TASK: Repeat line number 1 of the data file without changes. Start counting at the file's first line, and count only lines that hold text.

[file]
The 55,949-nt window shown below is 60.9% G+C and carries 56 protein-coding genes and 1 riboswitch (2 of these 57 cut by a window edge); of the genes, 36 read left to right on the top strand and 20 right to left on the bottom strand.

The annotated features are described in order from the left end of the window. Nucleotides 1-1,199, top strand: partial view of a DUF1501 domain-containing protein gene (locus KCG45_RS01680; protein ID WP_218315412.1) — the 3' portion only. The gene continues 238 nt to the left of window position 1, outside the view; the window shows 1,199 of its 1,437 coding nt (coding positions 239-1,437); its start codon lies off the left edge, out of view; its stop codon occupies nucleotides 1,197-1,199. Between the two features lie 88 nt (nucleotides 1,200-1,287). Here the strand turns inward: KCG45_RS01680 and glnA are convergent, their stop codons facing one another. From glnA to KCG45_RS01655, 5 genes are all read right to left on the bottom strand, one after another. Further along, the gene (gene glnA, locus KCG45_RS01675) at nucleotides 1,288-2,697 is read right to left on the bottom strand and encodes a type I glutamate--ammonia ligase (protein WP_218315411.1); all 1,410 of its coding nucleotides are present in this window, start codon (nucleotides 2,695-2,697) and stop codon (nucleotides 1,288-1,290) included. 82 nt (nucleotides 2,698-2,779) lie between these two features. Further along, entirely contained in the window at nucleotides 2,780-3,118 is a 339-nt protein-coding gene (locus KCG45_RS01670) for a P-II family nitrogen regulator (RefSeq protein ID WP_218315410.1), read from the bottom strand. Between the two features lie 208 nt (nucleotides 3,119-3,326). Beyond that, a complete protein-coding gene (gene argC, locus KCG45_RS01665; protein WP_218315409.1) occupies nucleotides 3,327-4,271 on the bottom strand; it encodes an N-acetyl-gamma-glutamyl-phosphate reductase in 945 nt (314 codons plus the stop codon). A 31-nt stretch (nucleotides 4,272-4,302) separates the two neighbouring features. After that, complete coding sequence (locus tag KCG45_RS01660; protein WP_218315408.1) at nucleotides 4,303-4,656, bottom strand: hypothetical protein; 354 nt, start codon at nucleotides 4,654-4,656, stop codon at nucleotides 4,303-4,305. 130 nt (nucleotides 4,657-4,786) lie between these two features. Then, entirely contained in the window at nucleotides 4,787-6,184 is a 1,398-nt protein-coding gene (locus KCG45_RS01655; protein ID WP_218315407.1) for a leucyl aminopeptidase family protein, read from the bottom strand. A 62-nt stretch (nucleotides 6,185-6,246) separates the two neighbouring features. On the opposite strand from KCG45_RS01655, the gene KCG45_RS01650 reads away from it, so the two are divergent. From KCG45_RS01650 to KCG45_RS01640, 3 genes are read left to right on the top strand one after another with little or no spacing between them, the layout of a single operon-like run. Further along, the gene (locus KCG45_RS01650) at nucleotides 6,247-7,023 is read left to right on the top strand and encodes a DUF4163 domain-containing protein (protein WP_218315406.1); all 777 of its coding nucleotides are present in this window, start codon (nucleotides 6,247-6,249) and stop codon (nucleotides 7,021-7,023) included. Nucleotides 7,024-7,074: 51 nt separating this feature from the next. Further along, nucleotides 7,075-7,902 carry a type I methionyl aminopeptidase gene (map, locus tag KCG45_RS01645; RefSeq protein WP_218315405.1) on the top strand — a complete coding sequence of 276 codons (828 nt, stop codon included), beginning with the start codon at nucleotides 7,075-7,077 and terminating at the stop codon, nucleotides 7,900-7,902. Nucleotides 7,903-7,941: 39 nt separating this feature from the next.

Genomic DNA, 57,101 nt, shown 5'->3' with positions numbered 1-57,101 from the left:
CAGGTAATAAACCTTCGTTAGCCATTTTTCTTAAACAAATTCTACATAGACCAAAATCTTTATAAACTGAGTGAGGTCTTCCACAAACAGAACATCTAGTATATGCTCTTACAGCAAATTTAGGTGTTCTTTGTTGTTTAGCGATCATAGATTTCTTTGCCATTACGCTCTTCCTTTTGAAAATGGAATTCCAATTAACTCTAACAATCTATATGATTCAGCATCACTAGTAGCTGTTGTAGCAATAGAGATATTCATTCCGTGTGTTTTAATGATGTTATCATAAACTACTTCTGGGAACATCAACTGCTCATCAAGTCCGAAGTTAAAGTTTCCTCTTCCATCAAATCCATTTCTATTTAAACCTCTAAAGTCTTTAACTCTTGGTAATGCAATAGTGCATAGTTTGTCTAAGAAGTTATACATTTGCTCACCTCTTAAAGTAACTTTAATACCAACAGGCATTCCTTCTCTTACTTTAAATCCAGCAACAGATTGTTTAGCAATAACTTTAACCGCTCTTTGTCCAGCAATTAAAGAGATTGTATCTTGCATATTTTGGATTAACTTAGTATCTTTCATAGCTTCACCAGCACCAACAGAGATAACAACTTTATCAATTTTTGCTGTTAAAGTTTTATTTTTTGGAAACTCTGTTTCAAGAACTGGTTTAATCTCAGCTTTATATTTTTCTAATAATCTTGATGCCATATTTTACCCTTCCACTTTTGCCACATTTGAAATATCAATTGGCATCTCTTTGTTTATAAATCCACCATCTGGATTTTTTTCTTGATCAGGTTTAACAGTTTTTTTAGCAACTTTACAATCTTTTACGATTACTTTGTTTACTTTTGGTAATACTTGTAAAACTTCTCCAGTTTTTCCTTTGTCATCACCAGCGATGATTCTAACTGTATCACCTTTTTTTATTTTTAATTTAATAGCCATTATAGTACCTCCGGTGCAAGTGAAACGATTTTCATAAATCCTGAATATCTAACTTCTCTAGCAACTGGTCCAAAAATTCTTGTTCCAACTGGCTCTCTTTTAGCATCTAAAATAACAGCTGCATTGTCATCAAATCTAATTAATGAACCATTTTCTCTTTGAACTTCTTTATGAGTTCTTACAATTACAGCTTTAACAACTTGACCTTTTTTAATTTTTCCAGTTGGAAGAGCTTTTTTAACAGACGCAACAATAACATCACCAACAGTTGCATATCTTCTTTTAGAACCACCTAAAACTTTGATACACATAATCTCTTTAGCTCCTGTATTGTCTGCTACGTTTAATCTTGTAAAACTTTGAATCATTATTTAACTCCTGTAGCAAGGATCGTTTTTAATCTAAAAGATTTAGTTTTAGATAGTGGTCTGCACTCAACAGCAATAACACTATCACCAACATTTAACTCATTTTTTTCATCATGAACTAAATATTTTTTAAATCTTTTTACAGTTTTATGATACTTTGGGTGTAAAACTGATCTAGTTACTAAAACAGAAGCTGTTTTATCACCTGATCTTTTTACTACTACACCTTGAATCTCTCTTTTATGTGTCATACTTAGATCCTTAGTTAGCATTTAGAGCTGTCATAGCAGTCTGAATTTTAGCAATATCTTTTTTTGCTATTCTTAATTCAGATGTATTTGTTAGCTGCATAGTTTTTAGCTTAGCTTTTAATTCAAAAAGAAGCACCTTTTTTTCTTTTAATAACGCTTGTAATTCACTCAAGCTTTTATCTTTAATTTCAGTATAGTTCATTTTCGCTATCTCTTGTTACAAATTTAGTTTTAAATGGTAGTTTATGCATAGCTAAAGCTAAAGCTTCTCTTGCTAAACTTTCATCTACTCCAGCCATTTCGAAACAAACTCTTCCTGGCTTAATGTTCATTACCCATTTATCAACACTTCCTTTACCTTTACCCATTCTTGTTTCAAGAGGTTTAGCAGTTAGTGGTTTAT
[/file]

The 55,949-nt window shown below is 60.9% G+C and carries 56 protein-coding genes and 1 riboswitch (2 of these 57 cut by a window edge); of the genes, 36 read left to right on the top strand and 20 right to left on the bottom strand.